According to Turkish Foreign Minister Mevlut Cavusoglu, a mouthpiece for Erdogan, Brett McGurk, the American envoy to the US-led coalition against Islamic State is "definitely supporting the YPG in Syria", along with Turkey's Kurdish militias, the separatist PKK. President Erdogan would be enormously pleased were his American counterpart to heed his concerns and remove the offending Mr. McGurk, to replace him with someone who views the Kurds as Erdogan does -- terrorists.

Terrorists who fight jihadists roiling the greater Middle East. As opposed to the terrorists posing as presidents who attack and slaughter their own citizens.

It is entirely possible that Mr. Erdogan's argument was sufficiently convincing to Mr. Trump; the two do have, after all, quite a lot in common in their outlook regarding their positions and their very personal entitlements. For Mr. Cavusoglu reports that Mr. Erdogan had been assured once the military operation in Raqqa has succeeded in retaking the city from Islamic State, plans are to return the city to the local Arabs, not the Kurds who consider it a rightful gain reflecting their courage and their sacrifices on behalf of their own populations living there.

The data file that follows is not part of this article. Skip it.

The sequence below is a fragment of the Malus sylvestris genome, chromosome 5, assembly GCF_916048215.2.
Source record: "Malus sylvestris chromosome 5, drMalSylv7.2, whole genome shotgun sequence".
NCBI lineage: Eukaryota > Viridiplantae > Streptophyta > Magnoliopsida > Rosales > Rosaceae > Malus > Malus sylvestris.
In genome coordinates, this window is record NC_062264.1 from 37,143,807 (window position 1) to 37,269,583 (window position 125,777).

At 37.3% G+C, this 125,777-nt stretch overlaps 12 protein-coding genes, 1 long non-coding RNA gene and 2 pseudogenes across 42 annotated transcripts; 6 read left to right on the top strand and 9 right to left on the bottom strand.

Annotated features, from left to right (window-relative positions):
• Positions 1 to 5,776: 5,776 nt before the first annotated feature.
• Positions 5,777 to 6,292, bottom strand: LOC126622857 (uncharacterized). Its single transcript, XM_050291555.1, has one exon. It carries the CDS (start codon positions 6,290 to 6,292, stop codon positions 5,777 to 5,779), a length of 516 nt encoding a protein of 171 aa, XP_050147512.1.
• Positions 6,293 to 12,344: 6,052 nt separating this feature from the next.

recep tayyip erdogan turkey protest washington
Security agents surround Turkish President Recep Tayyip Erdogan's vehicle in Washington, DC. Screenshot via Voice of America Turkish
President Trump appears to have felt his meeting with Erdogan went very well. President Trump is particularly amenable to hearing himself praised fulsomely. And Mr. Erdogan was unstinting in his praise knowing full well that like himself, someone like Trump responds well to a show of admiration and respect. Blandishments accomplish much; in return for compliments one responds by offering to agree to at least some of what a petitioner asks for. Mr. Gulen's fate remains unknown. The YPG will know in good time whether their unremitting loyalty to a shared cause with the U.S. will be acknowledged.